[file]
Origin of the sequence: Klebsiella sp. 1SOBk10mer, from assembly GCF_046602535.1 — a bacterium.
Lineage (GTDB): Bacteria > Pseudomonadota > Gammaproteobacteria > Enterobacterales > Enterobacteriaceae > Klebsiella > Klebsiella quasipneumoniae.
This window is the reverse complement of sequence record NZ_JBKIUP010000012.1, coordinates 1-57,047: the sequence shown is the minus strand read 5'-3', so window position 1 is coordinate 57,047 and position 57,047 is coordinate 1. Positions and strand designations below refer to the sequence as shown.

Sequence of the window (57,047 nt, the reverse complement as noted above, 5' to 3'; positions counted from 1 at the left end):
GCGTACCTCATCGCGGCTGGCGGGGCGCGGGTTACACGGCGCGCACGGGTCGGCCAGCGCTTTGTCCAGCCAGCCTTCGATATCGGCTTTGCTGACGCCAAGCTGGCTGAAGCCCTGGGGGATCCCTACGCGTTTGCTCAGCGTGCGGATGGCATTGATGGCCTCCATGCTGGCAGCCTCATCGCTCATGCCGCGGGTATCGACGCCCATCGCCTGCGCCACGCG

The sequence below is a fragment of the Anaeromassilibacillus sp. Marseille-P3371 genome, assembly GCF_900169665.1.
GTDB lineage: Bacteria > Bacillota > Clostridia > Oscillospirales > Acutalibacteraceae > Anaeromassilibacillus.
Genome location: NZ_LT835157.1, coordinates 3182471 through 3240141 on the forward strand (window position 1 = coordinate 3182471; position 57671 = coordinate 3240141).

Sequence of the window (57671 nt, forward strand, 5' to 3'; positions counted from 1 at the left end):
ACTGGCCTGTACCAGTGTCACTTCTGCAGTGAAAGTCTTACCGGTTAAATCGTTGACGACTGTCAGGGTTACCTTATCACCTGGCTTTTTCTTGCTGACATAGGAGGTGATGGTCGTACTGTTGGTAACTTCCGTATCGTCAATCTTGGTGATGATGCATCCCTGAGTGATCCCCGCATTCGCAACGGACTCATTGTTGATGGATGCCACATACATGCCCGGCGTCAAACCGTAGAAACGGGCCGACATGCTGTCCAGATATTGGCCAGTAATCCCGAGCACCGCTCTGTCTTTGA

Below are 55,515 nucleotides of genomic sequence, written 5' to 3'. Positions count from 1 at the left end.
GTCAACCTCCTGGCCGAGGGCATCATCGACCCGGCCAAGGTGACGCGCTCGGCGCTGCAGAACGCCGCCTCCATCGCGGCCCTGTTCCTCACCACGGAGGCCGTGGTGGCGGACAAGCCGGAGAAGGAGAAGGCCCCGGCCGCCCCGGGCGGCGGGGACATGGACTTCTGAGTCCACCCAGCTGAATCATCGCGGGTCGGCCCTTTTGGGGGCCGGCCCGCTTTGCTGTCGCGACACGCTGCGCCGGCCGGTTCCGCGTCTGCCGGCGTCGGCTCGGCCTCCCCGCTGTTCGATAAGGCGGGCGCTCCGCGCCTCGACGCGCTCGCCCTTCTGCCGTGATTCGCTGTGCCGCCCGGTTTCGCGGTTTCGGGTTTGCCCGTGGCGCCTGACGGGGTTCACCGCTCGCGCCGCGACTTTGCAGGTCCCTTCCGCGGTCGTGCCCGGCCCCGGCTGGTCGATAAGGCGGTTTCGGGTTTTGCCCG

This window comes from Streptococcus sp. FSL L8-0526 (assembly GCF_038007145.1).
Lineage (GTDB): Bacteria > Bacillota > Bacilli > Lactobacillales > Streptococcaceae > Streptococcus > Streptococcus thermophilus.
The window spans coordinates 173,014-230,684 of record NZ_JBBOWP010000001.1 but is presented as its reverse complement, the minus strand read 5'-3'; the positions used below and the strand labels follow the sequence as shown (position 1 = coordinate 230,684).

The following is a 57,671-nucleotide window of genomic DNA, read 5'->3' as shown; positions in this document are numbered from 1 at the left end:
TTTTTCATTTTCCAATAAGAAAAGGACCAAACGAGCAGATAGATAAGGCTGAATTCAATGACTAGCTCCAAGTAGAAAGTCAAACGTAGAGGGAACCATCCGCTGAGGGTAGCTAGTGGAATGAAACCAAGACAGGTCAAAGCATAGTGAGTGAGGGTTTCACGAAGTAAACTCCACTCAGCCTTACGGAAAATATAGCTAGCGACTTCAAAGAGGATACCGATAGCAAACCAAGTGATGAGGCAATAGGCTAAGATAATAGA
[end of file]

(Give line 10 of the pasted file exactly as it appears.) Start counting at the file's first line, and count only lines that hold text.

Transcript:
ACTGGCCTGTACCAGTGTCACTTCTGCAGTGAAAGTCTTACCGGTTAAATCGTTGACGACTGTCAGGGTTACCTTATCACCTGGCTTTTTCTTGCTGACATAGGAGGTGATGGTCGTACTGTTGGTAACTTCCGTATCGTCAATCTTGGTGATGATGCATCCCTGAGTGATCCCCGCATTCGCAACGGACTCATTGTTGATGGATGCCACATACATGCCCGGCGTCAAACCGTAGAAACGGGCCGACATGCTGTCCAGATATTGGCCAGTAATCCCGAGCACCGCTCTGTCTTTGA